- present the trials in class and videotape the presentations.
- Depending on the software available, the teacher can alter the type of product that the students produce.
- Activities selected can be based on the skill levels and interests of the students.
- Activities can be chosen based on the learning styles of the students.
- The size of the student groups and time allowed for activities can vary based on the number of computers available.
- Activities not selected for class assignments can be used as extension activities for students who wish to go beyond the assignments. These could be used as extra-credit assignments.
- Language Arts
- Social Studies
The teacher will use different methods of assessment depending on the activity selected above.
- For daily evaluation of student performance in cooperative groups, Handout 5: Rubric for Cooperative Group Work may be used.
- Handout 6: Rubric for Evaluating Student Oral Presentations may be used for activities that involve an oral component.
Seventh Grade & Eighth Grade
- Communicate for a variety of purposes through different forms of writing using processes of reading, writing, listening, and viewing for an expanding audience. (R, W, L, V)
- Speak coherently and listen effectively to exchange ideas and opinions for a variety of purposes and audiences. (S, L)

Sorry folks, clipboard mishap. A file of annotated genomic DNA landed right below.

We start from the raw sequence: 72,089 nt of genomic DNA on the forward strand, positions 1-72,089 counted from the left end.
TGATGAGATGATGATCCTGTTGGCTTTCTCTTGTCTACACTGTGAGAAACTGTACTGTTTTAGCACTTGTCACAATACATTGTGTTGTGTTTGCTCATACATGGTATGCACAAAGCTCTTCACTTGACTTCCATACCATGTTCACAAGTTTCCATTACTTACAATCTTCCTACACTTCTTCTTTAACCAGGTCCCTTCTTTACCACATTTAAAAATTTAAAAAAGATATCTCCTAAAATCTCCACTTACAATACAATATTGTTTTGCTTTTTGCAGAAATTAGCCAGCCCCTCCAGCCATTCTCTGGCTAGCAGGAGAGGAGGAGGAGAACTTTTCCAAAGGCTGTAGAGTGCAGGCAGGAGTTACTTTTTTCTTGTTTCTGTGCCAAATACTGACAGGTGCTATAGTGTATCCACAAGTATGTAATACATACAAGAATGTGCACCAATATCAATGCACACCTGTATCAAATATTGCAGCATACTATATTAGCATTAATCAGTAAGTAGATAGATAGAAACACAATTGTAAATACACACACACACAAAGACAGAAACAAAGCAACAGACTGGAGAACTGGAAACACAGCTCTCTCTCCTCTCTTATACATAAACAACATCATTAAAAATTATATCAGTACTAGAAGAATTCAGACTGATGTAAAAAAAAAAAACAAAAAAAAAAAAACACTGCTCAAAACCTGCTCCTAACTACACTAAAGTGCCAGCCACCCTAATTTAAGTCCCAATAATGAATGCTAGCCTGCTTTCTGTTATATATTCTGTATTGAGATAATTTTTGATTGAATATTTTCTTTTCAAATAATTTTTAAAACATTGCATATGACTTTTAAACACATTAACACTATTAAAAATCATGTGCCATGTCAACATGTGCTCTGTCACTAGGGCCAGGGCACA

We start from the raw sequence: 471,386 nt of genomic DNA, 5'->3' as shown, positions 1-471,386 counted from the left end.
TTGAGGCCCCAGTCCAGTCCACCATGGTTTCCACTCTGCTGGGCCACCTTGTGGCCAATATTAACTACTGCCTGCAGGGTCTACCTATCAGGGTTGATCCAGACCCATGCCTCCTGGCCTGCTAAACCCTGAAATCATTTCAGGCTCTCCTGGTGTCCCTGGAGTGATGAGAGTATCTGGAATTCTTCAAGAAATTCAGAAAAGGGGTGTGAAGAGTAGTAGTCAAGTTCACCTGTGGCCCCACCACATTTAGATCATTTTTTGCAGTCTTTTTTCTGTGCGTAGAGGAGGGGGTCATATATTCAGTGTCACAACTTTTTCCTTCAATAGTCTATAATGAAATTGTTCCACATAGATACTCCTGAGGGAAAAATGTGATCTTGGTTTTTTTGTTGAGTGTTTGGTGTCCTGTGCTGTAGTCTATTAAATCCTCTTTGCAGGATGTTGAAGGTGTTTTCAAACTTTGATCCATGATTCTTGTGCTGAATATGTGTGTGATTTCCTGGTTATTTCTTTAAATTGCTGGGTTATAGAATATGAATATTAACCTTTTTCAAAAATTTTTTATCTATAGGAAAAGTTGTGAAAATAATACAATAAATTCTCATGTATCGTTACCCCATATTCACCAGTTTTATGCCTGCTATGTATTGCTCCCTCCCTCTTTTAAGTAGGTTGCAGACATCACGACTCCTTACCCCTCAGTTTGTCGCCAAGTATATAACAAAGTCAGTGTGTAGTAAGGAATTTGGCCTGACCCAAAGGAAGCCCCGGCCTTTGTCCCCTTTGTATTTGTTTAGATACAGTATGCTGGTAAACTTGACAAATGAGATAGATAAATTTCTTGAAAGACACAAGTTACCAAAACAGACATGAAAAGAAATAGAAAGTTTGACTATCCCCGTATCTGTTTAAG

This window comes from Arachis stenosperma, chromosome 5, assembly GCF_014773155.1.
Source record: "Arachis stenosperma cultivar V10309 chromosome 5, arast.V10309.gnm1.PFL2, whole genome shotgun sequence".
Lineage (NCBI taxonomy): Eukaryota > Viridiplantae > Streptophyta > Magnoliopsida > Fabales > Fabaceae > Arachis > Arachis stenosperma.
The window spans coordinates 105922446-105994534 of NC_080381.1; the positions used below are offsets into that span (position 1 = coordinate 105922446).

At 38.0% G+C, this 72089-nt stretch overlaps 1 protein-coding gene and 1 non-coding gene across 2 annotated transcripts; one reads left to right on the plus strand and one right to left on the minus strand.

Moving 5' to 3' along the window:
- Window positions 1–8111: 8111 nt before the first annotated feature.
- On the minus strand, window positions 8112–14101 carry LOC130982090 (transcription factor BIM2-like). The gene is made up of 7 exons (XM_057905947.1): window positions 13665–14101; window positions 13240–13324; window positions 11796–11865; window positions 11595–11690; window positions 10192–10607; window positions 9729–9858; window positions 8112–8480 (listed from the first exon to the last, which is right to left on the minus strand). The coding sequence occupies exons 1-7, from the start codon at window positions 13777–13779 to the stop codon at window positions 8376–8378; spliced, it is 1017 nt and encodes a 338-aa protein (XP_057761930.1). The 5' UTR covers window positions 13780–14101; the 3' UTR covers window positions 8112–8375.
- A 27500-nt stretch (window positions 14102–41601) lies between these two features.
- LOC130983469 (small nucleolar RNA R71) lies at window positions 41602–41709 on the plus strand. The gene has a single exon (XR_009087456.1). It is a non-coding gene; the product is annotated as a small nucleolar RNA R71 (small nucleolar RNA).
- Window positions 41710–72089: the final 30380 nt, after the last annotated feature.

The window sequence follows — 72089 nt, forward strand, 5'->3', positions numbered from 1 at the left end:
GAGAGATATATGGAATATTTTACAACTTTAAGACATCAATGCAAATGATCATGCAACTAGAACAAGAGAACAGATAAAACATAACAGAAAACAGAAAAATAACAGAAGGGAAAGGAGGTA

- Complete projects and tasks in an organized and coherent manner. (R, W, S, L, V)
- Read, listen to, and view multimedia sources to select and use information. (R, W, S, L. V)
- Develop self-monitoring skills to work independently and cooperatively. (R, W., S, L, V)
- Participate cooperatively while engaging in small group activities to analyze and interpret information, to make decisions, to solve problems, and to produce a given product. (R, W, S, L, V)
- Discover the history and inherent beauty of cultural expression in language and literature. (R, W, S, L, V)
- Read and use print and non-print media to experience the rhythm, energy, and pictorial qualities of language. (R, W, S, L, V)
- Read independently with fluency and for meaning using a variety of strategies. (R, W, S, L, V)
- Read, analyze, and respond in written and oral language or other art forms to increasingly challenging literature and other resources. (R, W, S, L, V)
- Demonstrate continuous progress toward control of penmanship, grammar, mechanics, sentence structure, and usage of standard English in the context of writing and speaking. (R, W, S, L, V)
- Acquire and use appropriate vocabulary and spelling concepts. (R, W, S, L, V)
- Use language to record observations, to clarify thoughts, to synthesize information, and to analyze and evaluate language in order to facilitate continuous learning. (R, W, S, L, V)
- Construct meaning by applying personal experiences and by reading, writing, speaking, listening, and viewing. (R, W, S, L, V)
National Educational Technology Standards (NETS):
- Use content-specific tools, software, and simulations (e.g., environmental probes, graphing calculators, exploratory environments, Web tools) to support learning and research. (3, 5)
- Apply productivity/multimedia tools and peripherals to support personal productivity, group collaboration, and learning throughout the curriculum. (3, 6)